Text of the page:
Wayleadr Go Blog

Why Empty Car Parks Are Harming Communities…

Parking is a massive global issue. By 2050, 70% of the world’s population will live in cities, yet our cities don’t have enough space to grow? The fact of the matter is that there are 100 football pitches worth of land in Manhattan alone, crying out to be developed and the beauty is that developing them into housing, community facilities, sports pitches and transport infrastructure and nobody will even notice.

Where is all this land? It’s currently designated as under-used car parking space. In every city in the developed world, experts estimate that there are 3 parking spaces for every 1 car. Every time I tell this to someone, they say “Well not in my city, parking is a nightmare”. I can tell you it is in your city. Every day as you desperately look for somewhere to park you will drive past business, homes, office, apartment blocks with empty parking space at their building, you just aren’t allowed to park there.

The reason this happens is historical. Cities were planned and evolved without the understanding of the technological advancements of the last 20 years. This means that cities planners but parking everywhere to cover all scenarios. Let’s take a theoretical example which will sound familiar to everybody:

  • Apartment block with 100 apartments is designated 100 spaces.
  • An office block with 250 staff is designated 100 spaces.
  • A shopping mall is designated with 200 spaces.

It all makes sense right? Ultimately people need somewhere to park?


Now let’s say that all these buildings are within 200m of each other.

In the apartment block, only 70 of the spaces are ever used because a significant number of residents don’t own a car. Of the remaining 70 people, 40 of them use their cars every day from 8 am – 6.30 pm to travel to and from work.


  • 30 Spaces empty all the time.
  • 40 Space empty during working hours Monday-Friday.

The office block has more staff looking to park than spaces available, one day the CEO arrived and had nowhere to park. He gave HR an earful, so they introduced a system where they designated 50 of their spaces to senior management to ensure they all get a space.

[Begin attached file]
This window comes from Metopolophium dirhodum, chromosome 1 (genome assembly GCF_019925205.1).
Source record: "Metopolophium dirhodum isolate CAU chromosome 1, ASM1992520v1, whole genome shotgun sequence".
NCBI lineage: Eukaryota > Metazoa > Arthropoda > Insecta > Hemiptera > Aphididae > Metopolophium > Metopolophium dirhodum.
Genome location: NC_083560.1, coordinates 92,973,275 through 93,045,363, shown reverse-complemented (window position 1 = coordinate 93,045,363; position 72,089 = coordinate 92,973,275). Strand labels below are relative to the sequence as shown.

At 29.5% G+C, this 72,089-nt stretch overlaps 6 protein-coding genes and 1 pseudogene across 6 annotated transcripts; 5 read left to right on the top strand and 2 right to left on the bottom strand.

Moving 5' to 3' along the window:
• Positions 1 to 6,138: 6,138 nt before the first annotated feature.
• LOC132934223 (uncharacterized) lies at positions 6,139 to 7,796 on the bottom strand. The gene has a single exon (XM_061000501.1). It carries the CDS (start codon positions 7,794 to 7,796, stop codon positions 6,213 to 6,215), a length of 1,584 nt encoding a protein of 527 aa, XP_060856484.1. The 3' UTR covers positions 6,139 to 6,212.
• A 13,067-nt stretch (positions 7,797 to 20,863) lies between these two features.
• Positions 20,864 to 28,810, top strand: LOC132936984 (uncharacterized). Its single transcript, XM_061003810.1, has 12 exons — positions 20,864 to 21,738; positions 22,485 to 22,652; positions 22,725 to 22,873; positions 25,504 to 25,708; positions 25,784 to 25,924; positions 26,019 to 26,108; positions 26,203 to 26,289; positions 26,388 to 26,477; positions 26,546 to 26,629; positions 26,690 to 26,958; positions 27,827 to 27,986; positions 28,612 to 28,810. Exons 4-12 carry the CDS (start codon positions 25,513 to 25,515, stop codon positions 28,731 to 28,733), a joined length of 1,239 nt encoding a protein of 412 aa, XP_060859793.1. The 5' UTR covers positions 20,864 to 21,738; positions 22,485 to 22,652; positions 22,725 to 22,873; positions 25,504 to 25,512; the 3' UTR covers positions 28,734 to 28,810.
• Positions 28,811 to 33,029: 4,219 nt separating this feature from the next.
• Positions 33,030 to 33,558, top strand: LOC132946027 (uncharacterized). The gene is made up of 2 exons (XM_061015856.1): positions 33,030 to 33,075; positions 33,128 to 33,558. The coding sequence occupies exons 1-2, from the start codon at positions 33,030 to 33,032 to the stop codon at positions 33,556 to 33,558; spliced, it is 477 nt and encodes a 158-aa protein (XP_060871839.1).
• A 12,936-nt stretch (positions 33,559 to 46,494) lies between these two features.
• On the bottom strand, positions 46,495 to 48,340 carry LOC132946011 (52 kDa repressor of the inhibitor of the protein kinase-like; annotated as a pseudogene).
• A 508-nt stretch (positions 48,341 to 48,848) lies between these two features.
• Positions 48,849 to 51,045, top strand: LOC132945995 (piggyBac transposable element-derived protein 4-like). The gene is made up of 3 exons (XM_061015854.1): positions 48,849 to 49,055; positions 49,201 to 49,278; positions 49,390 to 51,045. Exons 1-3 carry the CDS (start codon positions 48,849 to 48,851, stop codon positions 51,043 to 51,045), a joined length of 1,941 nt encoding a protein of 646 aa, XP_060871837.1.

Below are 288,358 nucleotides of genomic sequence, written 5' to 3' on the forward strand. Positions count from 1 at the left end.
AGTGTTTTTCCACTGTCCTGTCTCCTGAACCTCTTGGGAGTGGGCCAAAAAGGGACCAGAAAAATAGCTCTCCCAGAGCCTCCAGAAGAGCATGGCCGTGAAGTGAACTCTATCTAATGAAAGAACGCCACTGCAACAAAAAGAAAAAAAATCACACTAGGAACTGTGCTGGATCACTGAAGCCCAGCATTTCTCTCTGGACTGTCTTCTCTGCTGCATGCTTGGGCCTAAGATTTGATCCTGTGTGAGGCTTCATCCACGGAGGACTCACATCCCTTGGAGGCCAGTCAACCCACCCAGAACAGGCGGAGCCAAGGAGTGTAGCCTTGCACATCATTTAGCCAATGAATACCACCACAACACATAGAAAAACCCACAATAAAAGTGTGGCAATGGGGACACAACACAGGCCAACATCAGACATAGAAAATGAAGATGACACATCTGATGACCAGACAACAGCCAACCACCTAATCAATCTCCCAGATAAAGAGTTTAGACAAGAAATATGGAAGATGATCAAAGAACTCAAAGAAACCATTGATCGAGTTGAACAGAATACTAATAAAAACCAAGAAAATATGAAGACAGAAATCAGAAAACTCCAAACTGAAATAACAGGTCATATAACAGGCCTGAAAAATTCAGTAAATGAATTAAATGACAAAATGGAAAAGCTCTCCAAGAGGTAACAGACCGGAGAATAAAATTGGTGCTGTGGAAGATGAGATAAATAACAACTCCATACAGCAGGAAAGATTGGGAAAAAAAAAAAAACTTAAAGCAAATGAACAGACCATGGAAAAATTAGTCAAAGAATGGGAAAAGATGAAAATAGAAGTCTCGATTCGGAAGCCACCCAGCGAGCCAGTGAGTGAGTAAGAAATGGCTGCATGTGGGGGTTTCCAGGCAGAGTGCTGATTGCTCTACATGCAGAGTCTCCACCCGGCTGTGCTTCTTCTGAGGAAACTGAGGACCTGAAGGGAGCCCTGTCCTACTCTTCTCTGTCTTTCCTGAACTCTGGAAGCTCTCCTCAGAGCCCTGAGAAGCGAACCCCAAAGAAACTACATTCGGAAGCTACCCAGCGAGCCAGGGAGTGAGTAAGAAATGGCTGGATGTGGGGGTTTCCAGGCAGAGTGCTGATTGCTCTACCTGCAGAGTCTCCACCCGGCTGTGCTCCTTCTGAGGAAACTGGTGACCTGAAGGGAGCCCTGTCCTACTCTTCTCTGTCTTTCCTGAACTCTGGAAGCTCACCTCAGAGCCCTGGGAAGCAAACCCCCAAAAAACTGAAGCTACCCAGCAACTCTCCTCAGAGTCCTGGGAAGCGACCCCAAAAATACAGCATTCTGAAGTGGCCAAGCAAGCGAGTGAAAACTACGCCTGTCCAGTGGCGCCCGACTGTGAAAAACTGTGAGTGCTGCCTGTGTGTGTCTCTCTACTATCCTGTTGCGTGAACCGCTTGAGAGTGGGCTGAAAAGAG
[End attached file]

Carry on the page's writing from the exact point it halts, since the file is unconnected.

There are 50 spaces available on a first come, first serve basis for the rest of the staff. A surplus of roughly 25 staff each day having to park in the shopping centre. The ironic thing is that the senior staff with designated space are super busy and don’t tend to be in the office too often. In fact in keeping with industry average, they are out of the office roughly 25% of the time, meaning that around 12 designated parking spaces are lying idle at any given time but nobody is allowed park in them because they are “reserved”.

The office only work Monday to Friday 9am until 5.30pm, so all their spaces are empty during the evenings and at the weekend.


  • Average of 12 spaces empty at any given time during the week.
  • All 100 spaces lying empty at the weekend.

The car park is quite during weekdays, with occupancy regularly dipping under 40% as the mall is quiet with people working. The shopping mall is quite busy during weekday evenings and often reaches 60% capacity. During the weekends it’s often at 80% capacity and coming up to big holidays it hits 100% capacity every weekend. They’ve thought about reducing their parking in the past but tenants were not happy, they need to maximise football in the busy periods especially to ensure profitability.


  • During weekdays (daytime) you’ll find 100 empty spaces. During the weekday evenings you’ll find 80 free spaces and at weekends you’ll only find maybe 40 free spaces.
  • Roughly 6 weekends a year there are no free spaces.

Logic has been applied to the size and management of all the car parks but still there seems to be a lot of empty spaces right?


Now imagine if technology could join the dots in real-time.

Imagine if the office could use a system like ParkOffice to forecast the number of staff who need parking and allocate them space accordingly, ensuring they only use the space they need at any given time.

Then imagine, that a service like Parkpnp became widespread where residents in the apartment block rented out their parking space to the office block and the shopping mall when they weren’t being used.

All of a sudden you are in a place where technology is optimising the organisation of parking.

Everyday, 70 cars from the office park at the apartment. 30 cars park in the shopping mall. This allows the office to sell their office car park which is bought by the city council and is now being developed into a new school.

Even with the extra 30 cars from the office, the shopping mall never has more than 100 cars parked there during working hours. In the evening times and at weekends, 30 visitors are now parking in the apartment block. Meaning that during the year there are only 12 days where there are more than 130 visitors in the mall car park at any given time. Recognising this the city council signs a deal to lease a third of the car park of the shopping centre for pop-up basketball courts. All facilities are movable, meaning that coming up to holidays each year the basketball courts are closed temporarily and made available as parking space again.


In the sample above, simply by using technology, a city has gone from having three “busy” city centre car parks to now having space for a new school and new basketball courts in a really densely populated area. This could happen without having any negative impact on the local community. It’s really win-win.

It might sound idealistic but this is how parking will work in the future. The technology is almost there, it’s simply a case of showing people that there is a new way of doing parking and it’s better.

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